Yahoo had won the People’s Voice award for Best Home/Welcome Page, with MyYahoo, the Webby award for Best Navigation/Structure with Flickr, and Yahoo Podcasts won the Webby for Podcasts. Yahoo Finance was nominated for the Financial Services category, their Kevin Sites’ Hot Zone was nominted under News, and their Flickr was nominated for Social Networking.

The most interesting category was Best Practices. The Webby winner? Yahoo’s Flickr. The People’s Voice winner? Google Maps. The other nominees? Google’s Writely, Ask’s Bloglines, and Technorati.

Microsoft’s Xbox.com was nominated in the Community category.
(via Digg)

May 9th, 2006 Posted by Nathan Weinberg | Google Earth, Ask, Google Maps, Yahoo, Microsoft, General | no comments

Google / Da Vinci Code Quest #23

Today’s Quest is a Geography Challenge.

That means HELL ON EARTH!

So, other than having the copyright notice on the other side, assembling the map is easy, as usual. As for the question, if you don’t know what the most famous painting in the world is, quit now, you idgit. The first eight Cinqufoil icons are easy to find, since they stand out so stupidly. Still having trouble with the ninth…

Got it! Now for the question. Could it be more difficult?

Okay, it actually isn’t that hard. I’ll try to help you out: Look at the sequence of numbers. Does it seem familiar? Does it seem to be following a pattern? It is! Think of one of the simplest ways of working with numbers (simplest, after addition, multiplication, and the like), and you might get your answer.

I’ll give you one more hint, but if you don’t want it given away, don’t read this one:
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The next number in the sequence is 16. That give it away?

Today’s was surprisingly easy, given how hard the previous ones have been.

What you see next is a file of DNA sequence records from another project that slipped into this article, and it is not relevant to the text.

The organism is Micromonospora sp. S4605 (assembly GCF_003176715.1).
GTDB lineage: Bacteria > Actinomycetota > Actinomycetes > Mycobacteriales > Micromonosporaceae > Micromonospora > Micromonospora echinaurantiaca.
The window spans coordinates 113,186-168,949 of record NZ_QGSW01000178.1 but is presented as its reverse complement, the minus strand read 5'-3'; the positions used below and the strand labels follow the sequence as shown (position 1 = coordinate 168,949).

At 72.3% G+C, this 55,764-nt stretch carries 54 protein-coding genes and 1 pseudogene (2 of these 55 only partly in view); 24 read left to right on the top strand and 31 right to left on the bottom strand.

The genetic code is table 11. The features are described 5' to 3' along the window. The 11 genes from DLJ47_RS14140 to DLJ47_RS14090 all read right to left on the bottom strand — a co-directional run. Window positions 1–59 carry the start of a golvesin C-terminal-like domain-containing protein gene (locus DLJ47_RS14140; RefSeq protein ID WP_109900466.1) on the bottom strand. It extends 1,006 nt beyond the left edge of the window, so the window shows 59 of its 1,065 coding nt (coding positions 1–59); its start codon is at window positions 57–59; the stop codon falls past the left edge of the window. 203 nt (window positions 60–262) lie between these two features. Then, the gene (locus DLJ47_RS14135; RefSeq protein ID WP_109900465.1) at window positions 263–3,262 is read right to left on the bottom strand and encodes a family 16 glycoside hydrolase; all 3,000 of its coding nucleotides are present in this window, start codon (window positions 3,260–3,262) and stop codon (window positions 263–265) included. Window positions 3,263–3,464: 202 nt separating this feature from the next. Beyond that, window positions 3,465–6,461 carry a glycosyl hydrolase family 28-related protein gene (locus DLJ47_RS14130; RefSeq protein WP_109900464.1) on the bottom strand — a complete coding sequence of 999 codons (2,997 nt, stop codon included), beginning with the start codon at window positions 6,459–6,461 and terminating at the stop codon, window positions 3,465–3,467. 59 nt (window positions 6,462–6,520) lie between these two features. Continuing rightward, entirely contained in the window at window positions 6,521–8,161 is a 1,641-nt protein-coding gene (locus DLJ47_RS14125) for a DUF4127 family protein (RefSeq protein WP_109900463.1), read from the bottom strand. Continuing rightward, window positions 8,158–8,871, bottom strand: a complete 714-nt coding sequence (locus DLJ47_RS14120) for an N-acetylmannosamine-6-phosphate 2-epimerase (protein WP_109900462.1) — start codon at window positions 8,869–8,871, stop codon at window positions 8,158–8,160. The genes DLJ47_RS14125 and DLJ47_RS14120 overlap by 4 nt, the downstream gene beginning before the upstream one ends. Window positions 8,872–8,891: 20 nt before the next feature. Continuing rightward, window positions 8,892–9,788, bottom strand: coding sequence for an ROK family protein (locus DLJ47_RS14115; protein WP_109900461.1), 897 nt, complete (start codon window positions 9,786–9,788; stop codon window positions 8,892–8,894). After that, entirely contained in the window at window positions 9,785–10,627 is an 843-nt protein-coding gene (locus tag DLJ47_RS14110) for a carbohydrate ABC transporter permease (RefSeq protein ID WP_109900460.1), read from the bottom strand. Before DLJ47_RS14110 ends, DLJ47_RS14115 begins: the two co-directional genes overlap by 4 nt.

Some other stuff:

A forum poster says that the Da Vinci Code Quest is biased against non-US players, since Book Search was used, and it doesn’t work well outside the United States. Of course, there are workarounds.

Also, did you know that there is a button for the Google Toolbar that points to the Da Vinci Code Quest, and alerts you of new puzzles? Sure, there’s only one day left, but now you can know the second it is activated.

One day left. It has been a blast seeing so many interesting people comign to my website, and I hope many of you will stick around. I’m always posting things worth reading, about Google, Microsoft, Yahoo, search engines, video games, email, and you’d be surprised how much fun and interesting news there is out there. You’ve enjoyed getting the answers here the last few weeks, but I’m willing to put money down that you’d enjoy the rest of the site even more.

Even better, we’re about to start doing contests, giving away free DVDs to the readers of this site. The DVDs will include boxed sets of seasons of the TV shows Dinosaurs, Mystery Science Theatre 3000, Northern Exposure, ALF, and the new movie version of The Producers. With any luck, we’ll be giving out new DVDs every week, as soon as they start to arrive, and you’ll get them as a reward for reading and leaving comments on the site.

So stick around, exciting things are happening!

UPDATE: Full details on the Final Challenge, and advice, at my latest post.

May 9th, 2006 Posted by Nathan Weinberg | General | 120 comments

Gmail Vs. Outlook